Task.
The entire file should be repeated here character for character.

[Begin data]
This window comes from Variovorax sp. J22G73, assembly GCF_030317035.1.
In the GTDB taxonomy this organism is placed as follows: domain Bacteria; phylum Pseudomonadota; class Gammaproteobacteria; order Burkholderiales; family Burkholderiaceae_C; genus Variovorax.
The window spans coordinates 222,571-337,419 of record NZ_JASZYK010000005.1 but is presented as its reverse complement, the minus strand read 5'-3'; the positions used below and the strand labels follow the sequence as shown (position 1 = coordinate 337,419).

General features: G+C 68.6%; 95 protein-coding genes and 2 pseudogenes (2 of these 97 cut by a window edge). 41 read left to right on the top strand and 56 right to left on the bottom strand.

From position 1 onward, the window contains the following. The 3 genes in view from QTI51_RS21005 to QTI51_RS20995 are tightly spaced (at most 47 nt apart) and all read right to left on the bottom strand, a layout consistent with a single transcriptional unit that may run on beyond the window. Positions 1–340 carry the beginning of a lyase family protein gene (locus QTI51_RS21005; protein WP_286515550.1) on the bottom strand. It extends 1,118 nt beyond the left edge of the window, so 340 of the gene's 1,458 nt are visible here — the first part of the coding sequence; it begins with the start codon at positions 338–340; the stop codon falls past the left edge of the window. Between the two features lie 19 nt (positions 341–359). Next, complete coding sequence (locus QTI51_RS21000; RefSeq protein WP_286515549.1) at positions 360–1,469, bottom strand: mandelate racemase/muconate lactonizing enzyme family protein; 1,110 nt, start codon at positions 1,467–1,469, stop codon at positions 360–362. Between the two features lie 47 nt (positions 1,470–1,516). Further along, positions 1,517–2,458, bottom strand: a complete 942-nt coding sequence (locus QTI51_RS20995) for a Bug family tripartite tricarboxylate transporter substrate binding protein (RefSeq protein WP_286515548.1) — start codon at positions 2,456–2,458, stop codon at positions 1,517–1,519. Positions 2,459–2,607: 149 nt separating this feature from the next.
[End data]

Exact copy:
This window comes from Variovorax sp. J22G73, assembly GCF_030317035.1.
In the GTDB taxonomy this organism is placed as follows: domain Bacteria; phylum Pseudomonadota; class Gammaproteobacteria; order Burkholderiales; family Burkholderiaceae_C; genus Variovorax.
The window spans coordinates 222,571-337,419 of record NZ_JASZYK010000005.1 but is presented as its reverse complement, the minus strand read 5'-3'; the positions used below and the strand labels follow the sequence as shown (position 1 = coordinate 337,419).

General features: G+C 68.6%; 95 protein-coding genes and 2 pseudogenes (2 of these 97 cut by a window edge). 41 read left to right on the top strand and 56 right to left on the bottom strand.

From position 1 onward, the window contains the following. The 3 genes in view from QTI51_RS21005 to QTI51_RS20995 are tightly spaced (at most 47 nt apart) and all read right to left on the bottom strand, a layout consistent with a single transcriptional unit that may run on beyond the window. Positions 1–340 carry the beginning of a lyase family protein gene (locus QTI51_RS21005; protein WP_286515550.1) on the bottom strand. It extends 1,118 nt beyond the left edge of the window, so 340 of the gene's 1,458 nt are visible here — the first part of the coding sequence; it begins with the start codon at positions 338–340; the stop codon falls past the left edge of the window. Between the two features lie 19 nt (positions 341–359). Next, complete coding sequence (locus QTI51_RS21000; RefSeq protein WP_286515549.1) at positions 360–1,469, bottom strand: mandelate racemase/muconate lactonizing enzyme family protein; 1,110 nt, start codon at positions 1,467–1,469, stop codon at positions 360–362. Between the two features lie 47 nt (positions 1,470–1,516). Further along, positions 1,517–2,458, bottom strand: a complete 942-nt coding sequence (locus QTI51_RS20995) for a Bug family tripartite tricarboxylate transporter substrate binding protein (RefSeq protein WP_286515548.1) — start codon at positions 2,456–2,458, stop codon at positions 1,517–1,519. Positions 2,459–2,607: 149 nt separating this feature from the next.